Perched high in the Himalayas on the roof of the world, Nepal has long been regarded as a mysterious country steeped in history and legend. For many years it remained cut off from the rest of the world adding to its attraction for many would-be visitors. It has even been suggested that Nepal’s Kathmandu Valley was the inspiration for the fictional mountain paradise “Shangri-La” in James Hilton’s 1933 novel, Lost Horizon. Today most people know Kathmandu as the capital city of the Federal Democratic Republic of Nepal but the name also refers to the large area set within a bowl-shaped valley.
What Does Kathmandu Mean?
It seems that the name Kathmandu was given to this region by the Pahari people, who now form the greater proportion of the population. The name almost certainly derives from the iconic three-storey pagoda-style Kasthamandap temple which stood in the city’s Durbar Square. The word “kastha” means “wood” and “mandap” is a word describing a covered shelter. The name Kasthamandap is still used in some Buddhist works as the name of the city. The Kasthamandap Temple, therefore, has a great social and historical importance. The building was said to have been constructed in the 16th century but archaeological works have discovered that the original building on this site dates back as early as the 7th century. Sadly the temple collapsed during the devastating 2015 earthquake. Hopefully, it will be restored to its former glory.
Where is Kathmandu?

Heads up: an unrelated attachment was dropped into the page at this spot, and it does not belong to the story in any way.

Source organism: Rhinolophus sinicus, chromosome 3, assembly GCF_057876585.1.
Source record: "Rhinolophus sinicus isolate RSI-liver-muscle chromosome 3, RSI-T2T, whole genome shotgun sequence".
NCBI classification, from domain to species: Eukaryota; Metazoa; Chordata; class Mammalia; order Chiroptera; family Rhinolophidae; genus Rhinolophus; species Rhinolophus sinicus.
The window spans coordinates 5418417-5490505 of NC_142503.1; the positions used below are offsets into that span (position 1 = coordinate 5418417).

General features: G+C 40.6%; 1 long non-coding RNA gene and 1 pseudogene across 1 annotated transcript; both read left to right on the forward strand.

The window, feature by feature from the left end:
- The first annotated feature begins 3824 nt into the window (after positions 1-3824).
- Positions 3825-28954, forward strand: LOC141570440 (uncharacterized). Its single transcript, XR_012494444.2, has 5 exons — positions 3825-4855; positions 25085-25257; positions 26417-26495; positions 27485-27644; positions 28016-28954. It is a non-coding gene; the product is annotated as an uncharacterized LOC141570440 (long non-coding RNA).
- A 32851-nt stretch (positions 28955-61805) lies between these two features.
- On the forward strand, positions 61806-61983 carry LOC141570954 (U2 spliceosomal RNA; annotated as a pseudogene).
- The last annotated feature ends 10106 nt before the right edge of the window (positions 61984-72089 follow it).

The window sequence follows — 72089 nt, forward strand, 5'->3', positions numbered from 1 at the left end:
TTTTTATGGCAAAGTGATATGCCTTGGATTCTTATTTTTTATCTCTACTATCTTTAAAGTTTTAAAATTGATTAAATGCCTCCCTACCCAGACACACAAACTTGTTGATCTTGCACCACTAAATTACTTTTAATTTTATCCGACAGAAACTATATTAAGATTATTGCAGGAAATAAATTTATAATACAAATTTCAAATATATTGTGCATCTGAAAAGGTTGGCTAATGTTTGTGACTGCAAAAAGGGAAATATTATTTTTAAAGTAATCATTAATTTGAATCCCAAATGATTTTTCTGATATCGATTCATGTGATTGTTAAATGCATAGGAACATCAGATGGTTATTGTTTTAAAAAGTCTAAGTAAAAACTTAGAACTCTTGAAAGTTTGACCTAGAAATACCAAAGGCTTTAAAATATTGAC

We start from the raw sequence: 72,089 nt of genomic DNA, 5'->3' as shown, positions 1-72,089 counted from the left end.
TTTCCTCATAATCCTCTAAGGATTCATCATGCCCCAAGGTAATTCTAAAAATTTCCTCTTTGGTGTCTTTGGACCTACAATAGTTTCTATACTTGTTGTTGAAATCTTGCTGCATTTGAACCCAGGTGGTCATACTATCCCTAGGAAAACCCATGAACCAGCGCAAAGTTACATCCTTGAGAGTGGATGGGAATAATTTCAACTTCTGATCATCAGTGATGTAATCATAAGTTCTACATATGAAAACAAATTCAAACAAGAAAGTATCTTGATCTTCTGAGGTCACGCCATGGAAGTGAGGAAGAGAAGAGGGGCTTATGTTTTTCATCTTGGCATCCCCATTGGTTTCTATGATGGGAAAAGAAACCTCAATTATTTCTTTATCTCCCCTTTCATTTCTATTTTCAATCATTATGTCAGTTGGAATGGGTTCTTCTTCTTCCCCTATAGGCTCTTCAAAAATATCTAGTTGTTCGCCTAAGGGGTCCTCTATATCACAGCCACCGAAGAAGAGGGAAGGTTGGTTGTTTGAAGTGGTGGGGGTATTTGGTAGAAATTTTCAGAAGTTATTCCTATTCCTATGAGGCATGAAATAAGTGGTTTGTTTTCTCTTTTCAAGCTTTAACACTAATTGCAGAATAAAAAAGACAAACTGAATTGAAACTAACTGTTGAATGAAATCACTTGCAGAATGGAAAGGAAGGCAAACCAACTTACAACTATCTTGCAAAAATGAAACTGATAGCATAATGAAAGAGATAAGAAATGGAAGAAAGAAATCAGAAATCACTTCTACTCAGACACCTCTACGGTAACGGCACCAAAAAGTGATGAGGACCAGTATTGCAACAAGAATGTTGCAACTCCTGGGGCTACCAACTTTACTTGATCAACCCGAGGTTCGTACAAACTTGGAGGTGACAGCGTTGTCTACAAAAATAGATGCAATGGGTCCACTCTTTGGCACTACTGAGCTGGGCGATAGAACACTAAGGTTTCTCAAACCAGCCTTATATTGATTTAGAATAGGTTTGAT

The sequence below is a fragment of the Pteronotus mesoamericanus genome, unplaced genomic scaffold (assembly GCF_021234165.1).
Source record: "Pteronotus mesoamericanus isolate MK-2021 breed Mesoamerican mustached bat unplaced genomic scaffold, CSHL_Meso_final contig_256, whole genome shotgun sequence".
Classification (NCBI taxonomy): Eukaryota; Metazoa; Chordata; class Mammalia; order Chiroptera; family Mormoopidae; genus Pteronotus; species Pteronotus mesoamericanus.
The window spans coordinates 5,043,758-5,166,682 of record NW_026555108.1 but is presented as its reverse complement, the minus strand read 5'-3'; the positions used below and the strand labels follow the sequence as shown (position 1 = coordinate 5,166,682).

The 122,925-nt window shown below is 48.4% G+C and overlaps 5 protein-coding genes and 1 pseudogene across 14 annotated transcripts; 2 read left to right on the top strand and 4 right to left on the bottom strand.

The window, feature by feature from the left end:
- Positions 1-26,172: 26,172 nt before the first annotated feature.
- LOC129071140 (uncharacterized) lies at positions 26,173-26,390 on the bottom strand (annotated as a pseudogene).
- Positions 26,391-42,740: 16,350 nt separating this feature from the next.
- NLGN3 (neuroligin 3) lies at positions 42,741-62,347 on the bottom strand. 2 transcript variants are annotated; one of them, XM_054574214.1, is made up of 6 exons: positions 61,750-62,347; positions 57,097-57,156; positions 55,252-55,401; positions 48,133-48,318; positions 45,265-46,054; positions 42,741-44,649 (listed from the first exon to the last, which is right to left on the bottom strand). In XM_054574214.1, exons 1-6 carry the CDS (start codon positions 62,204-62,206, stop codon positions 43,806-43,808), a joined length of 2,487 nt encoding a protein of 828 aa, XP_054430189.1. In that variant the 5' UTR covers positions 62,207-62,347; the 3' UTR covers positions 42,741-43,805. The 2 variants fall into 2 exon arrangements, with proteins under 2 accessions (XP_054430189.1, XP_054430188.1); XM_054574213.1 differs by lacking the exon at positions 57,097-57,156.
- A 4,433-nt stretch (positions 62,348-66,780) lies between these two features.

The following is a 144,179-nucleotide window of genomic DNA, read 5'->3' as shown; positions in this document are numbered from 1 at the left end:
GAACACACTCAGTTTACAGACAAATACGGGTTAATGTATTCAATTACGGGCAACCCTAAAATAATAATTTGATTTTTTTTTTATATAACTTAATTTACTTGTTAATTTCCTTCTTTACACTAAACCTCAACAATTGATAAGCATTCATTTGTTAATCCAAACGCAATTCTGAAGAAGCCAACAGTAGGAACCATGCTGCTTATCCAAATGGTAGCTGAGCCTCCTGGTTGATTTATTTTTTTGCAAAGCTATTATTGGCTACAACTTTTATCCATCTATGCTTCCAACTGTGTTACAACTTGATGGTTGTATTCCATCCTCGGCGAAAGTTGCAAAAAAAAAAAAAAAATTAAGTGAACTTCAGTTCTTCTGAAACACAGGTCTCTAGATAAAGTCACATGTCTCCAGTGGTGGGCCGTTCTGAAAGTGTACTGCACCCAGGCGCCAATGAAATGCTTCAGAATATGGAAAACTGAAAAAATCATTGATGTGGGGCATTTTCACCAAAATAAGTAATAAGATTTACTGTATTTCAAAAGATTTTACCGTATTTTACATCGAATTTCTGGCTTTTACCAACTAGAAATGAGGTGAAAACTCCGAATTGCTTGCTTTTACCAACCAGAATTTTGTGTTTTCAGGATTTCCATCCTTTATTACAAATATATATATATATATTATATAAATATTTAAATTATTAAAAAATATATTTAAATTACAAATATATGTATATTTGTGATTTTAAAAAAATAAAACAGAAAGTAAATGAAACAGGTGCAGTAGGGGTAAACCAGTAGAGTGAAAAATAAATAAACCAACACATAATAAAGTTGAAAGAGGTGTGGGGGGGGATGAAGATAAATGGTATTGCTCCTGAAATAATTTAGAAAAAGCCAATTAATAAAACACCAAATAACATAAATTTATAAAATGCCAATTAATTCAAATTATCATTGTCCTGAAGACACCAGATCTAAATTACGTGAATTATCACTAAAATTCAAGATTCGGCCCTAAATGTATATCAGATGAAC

Kathmandu metropolitan city is located within the Kathmandu Valley in the Central District of Nepal. Nepal is a mountainous country which lies between Tibet and India straddling the Himalayas. Mount Everest is around 100 km to the east and slightly north of Kathmandu. This area is generally regarded as being the gateway to the Himalayas. It lies at an elevation of approximately 1,400 m.
The climate of Kathmandu may come as a surprise to some visitors who may have been expecting some extremes of temperatures due to its altitude and central continental location. Officially the climate of the city and most of the Kathmandu Valley is classified as being “warm temperate”. There are regional variations due to altitude and topography but in general summer temperatures average 28 to 30 degrees Celsius with winter temperatures being around 10 degrees occasionally dipping below zero. Precipitation levels also have local variations but generally average around 1.4 m per annum. Most of the rainfall occurs during the monsoon periods between June and August with little precipitation during the winter months.
The IANA time zone identifier places Kathmandu within the Asia/Kathmandu zone and this is usually referred to as Nepal Time (NPT) which has a value of UTC + 5:45.
Kathmandu is served by its own airport: the Tribhuvan International Airport which has the IATA code “KTM”. It currently operates 9 scheduled domestic routes within Nepal and 35 scheduled international routes. The airport has a single runway which is capable of catering for all types and sizes of aircraft including night landings. Direct scheduled flights are available from many airports including Delhi, Kuala Lumpur, Dubai and Seoul.